Chambers must be able to demonstrate its compliance with (a) – (f) above (‘accountability’).
You must process all personal data in a manner that is compliant with the GDPR, in short, this means you must:
You must ensure that you are aware of the difference between personal data and special categories of personal data and ensure that both types of data are processed in accordance with the GDPR.
The conditions for processing special categories of personal data that are most relevant to our Chambers are:
The GDPR gives rights to individuals in respect of the personal data that any organisations hold about them. Everybody working for Chambers must be familiar with these rights and adhere to Chambers’ procedures to uphold these rights.
These rights include:
If anybody receives a request from a data subject (a client or other third party concerning whom we hold personal data) to exercise any of these rights, the request must be referred to the Data Protection Manager immediately or to the Practice Director in her absence.
Note: we only have one month to respond to a request to access a copy of personal data.
The barristers and Chambers must ensure that they only shares personal information with other individuals or organisations only where they are permitted to do so in accordance with data protection law.
Wherever, possible you should ensure that you have the client’s (or other data subject’s) consent before sharing their personal data, although, it is accepted that this will not be possible in all circumstances, for example if the disclosure is required by law.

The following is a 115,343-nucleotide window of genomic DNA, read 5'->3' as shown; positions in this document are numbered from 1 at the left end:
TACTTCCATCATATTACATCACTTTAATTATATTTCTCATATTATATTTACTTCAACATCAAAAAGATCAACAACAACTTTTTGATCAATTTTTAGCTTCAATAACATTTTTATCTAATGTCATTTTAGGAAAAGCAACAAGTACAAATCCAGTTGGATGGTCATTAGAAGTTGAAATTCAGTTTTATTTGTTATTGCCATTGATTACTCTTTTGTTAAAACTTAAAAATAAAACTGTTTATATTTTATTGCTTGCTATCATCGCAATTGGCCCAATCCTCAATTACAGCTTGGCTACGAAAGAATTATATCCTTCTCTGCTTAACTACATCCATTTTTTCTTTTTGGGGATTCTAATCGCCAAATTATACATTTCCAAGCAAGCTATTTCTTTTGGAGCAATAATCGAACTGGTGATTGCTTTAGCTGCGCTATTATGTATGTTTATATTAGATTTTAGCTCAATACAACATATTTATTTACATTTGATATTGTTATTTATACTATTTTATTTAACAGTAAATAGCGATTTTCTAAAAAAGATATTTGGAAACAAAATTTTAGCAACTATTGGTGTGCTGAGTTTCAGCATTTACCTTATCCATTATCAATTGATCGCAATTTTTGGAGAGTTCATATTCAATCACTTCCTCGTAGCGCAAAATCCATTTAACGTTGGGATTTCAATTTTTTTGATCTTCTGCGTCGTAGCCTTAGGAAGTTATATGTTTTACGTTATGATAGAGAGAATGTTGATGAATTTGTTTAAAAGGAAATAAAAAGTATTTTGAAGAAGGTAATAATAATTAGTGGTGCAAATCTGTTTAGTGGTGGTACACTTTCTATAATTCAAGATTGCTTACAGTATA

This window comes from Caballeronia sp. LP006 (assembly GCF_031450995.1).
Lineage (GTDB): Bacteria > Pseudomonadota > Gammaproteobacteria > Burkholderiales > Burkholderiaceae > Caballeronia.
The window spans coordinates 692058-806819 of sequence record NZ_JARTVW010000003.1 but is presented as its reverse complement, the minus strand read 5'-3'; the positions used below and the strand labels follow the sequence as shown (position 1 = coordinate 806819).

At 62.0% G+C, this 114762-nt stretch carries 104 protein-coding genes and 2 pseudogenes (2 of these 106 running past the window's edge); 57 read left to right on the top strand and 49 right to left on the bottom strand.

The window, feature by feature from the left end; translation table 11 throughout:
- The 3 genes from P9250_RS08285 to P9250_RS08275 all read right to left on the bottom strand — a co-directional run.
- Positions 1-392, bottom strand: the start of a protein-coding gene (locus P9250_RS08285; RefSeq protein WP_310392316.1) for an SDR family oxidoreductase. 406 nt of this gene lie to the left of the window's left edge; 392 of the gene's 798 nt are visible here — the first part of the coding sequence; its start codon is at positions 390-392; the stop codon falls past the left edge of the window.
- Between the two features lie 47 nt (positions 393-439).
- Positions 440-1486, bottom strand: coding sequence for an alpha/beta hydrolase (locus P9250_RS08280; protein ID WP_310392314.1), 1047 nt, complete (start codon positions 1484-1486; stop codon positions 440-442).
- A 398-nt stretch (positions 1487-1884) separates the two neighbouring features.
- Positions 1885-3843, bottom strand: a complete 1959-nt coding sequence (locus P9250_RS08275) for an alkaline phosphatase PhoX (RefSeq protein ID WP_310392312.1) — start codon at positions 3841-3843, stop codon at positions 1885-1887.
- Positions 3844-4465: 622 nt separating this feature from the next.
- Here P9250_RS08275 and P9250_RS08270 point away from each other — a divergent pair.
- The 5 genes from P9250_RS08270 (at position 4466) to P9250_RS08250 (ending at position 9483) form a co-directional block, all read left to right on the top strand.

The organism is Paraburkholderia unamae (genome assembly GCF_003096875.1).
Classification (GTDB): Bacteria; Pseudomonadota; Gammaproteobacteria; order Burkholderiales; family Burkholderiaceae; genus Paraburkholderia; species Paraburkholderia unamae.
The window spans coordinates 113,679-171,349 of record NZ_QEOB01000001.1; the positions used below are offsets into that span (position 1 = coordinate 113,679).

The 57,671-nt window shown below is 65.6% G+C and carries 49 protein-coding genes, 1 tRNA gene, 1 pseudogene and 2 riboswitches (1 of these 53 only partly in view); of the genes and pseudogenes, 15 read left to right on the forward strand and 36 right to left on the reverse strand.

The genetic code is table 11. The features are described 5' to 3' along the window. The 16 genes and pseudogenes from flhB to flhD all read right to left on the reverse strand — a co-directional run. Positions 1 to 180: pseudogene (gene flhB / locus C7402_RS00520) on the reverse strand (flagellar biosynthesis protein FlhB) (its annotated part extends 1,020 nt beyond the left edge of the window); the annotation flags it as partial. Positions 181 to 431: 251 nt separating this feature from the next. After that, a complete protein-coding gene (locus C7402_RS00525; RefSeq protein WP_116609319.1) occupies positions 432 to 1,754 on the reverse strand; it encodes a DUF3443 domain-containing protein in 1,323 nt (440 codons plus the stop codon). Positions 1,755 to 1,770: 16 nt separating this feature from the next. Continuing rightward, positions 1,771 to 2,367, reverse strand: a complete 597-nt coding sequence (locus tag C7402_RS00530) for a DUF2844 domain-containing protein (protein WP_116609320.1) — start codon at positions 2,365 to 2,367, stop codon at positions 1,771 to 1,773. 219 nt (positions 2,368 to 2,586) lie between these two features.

DPIAs are required to identify data protection risks; assess the impact of these risks; and determine appropriate action to prevent or mitigate the impact of these risks, when introducing, or making significant changes to, systems or projects involving the processing of personal data.
In simpler terms, this means thinking about whether Chambers is likely to breach the GDPR and what the consequences might be, if Chambers uses personal data in a particular way. It is also about deciding whether there is anything that Chambers can do to stop or, at least or minimise the chances of any of the potential problems identified, from happening.
A data protection breach is defined as “a breach of security leading to the accidental or unlawful destruction, loss, alteration, unauthorised disclosure of, or access to, personal data transmitted, stored or otherwise processed”.
Everybody working in, for and with Chambers has a duty to report any actual or suspected data protection breach without delay to their line manager and the Data Protection Manager. Full details of the Chambers’ breach reporting policy can be found in the shared drive with the GDPR Policies and Forms folder.
Breaches will be reported to the Information Commissioner’s Office (ICO) by the Data Protection Manager without undue delay and, where feasible, not later than 72 hours after having become aware of the breach, unless, Chambers is able to demonstrate that the personal data breach is unlikely to result in a risk to the rights and freedoms of data subjects.
The Data Protection Manager will maintain a central register of the details of any data protection breaches.
Complaints relating to breaches of the GDPR and/ or complaints that an individual’s personal data is not being processed in line with the data protection principles should be referred to the Data Protection Manager without delay.
It is important that everybody working for Chambers understands the implications for Chambers if we fail to meet our data protection obligations. Failure to comply could result in:
Note: Chambers could be fined up to €20,000,000, or up to 4% of the total worldwide annual turnover of the preceding financial year, whichever is higher.
Click Data Protection Policy for a PDF version of this policy.